Dexter Dias on the selflessness of ants
The second thing that is really important is about sand ants. Sand ants are extraordinary because there are these horrible creatures called antlions, or doodlebugs as the Americans call them, and they build these little traps in the sand like holes for ants who wander over them and fall straight into the jaws of the antlion. But sometimes, these sand ants will try to intervene to protect other sand ants, even when they are not from the same nest – so there is no genetic connection. Why is that? And this leads to the second Darwinian revolution, possibly the most important revelation in our modern understanding of life on Earth, which we have only begun to understand in the last 50 years or so. What it means is that in situations of great danger, then people are willing to sacrifice themselves to save others in the hope that when they are in danger someone will intervene and save them. So these sand ants are much more likely to intervene in these high-risk situations.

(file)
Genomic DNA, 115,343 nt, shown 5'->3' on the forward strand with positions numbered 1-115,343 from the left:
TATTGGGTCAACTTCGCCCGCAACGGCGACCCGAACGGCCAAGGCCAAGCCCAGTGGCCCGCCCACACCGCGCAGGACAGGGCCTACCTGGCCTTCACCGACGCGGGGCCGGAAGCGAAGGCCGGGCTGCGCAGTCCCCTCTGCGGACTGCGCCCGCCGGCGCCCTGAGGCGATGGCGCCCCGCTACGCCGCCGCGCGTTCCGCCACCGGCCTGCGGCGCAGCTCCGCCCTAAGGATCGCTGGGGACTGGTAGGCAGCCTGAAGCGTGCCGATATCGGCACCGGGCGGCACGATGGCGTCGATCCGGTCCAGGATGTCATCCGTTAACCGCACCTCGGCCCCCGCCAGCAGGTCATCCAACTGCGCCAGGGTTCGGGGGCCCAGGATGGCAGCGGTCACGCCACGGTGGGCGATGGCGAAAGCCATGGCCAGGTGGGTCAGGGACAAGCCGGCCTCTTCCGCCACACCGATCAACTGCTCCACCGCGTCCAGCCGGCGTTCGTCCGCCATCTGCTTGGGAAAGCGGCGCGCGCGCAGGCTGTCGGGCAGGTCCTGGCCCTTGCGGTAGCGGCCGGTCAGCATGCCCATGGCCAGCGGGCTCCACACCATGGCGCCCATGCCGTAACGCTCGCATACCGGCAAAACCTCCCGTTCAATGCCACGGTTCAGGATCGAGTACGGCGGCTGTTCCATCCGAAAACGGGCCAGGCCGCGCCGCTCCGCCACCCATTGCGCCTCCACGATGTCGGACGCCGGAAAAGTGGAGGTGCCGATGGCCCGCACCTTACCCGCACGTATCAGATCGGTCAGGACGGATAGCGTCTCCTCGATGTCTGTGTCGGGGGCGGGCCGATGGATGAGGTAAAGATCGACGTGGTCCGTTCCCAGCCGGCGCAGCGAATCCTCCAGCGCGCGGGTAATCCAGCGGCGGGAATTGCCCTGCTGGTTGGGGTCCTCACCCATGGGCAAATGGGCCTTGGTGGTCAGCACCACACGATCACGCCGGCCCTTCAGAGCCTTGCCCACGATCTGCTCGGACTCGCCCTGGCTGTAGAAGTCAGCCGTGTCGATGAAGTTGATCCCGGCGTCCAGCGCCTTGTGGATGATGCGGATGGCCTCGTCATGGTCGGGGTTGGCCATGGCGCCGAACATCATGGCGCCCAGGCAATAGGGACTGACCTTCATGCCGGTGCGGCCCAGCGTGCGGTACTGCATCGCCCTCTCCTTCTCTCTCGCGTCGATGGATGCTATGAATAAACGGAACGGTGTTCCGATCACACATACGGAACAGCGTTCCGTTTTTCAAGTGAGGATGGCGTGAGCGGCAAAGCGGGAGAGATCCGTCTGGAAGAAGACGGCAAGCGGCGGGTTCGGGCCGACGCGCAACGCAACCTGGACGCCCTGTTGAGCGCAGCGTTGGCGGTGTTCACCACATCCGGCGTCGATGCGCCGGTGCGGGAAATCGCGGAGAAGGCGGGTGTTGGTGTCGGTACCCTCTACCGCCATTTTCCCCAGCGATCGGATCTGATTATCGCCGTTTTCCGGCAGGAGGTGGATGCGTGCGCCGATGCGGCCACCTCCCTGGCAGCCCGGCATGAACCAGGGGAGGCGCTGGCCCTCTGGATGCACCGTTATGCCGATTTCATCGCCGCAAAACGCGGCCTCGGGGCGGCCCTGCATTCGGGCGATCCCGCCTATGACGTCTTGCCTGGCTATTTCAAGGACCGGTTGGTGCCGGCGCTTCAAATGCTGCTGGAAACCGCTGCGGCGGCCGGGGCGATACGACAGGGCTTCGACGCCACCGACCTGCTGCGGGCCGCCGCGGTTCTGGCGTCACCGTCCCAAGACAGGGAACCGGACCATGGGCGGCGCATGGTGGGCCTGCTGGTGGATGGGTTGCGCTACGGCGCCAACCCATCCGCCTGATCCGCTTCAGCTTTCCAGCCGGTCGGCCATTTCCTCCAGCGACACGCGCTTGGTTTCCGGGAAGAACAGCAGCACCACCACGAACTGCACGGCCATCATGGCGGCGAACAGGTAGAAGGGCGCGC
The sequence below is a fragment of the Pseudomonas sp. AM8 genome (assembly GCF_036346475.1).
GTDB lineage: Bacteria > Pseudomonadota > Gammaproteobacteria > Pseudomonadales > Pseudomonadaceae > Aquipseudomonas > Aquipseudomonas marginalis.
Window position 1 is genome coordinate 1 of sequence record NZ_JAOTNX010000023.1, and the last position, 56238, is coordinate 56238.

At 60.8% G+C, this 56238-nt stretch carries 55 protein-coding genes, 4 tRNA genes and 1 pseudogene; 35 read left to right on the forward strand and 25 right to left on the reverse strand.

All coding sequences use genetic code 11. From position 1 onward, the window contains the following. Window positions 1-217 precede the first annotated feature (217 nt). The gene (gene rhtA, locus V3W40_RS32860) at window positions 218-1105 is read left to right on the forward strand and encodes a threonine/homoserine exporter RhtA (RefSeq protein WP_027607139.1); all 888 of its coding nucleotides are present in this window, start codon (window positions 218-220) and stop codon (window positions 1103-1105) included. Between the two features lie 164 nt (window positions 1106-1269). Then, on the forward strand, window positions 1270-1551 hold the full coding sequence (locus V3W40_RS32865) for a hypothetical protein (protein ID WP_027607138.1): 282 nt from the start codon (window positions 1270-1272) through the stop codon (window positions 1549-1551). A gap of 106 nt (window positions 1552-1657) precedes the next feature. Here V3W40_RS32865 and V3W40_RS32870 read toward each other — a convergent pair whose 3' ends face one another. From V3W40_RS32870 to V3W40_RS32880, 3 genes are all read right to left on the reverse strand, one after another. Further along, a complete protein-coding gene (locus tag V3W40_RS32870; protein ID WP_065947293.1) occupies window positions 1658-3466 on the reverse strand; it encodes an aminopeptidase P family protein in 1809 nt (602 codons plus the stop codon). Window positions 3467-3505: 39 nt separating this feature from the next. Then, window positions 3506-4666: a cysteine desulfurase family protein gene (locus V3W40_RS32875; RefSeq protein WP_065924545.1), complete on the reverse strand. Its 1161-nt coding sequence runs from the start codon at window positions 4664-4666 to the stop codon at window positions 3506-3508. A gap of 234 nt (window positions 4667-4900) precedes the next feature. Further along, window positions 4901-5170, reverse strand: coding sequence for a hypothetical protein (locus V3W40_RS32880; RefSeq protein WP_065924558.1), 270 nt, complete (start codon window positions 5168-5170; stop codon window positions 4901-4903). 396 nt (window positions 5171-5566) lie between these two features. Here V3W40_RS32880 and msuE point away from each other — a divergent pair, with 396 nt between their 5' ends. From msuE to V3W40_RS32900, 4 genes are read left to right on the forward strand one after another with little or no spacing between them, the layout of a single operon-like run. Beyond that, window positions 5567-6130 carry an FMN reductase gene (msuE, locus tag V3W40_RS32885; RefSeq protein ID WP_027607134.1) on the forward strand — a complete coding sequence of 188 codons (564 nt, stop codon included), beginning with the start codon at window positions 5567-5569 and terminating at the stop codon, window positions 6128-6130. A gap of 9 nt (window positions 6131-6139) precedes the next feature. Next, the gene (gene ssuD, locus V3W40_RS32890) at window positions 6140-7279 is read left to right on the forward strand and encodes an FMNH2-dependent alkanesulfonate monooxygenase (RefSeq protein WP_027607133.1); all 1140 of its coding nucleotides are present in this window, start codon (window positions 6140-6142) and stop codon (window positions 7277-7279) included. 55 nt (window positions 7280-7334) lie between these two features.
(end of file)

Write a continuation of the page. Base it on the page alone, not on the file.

Ants hold the answer because apart from human beings they are probably the most sociable creatures, living in eusociality, which is the highest level of organisation in animal sociality.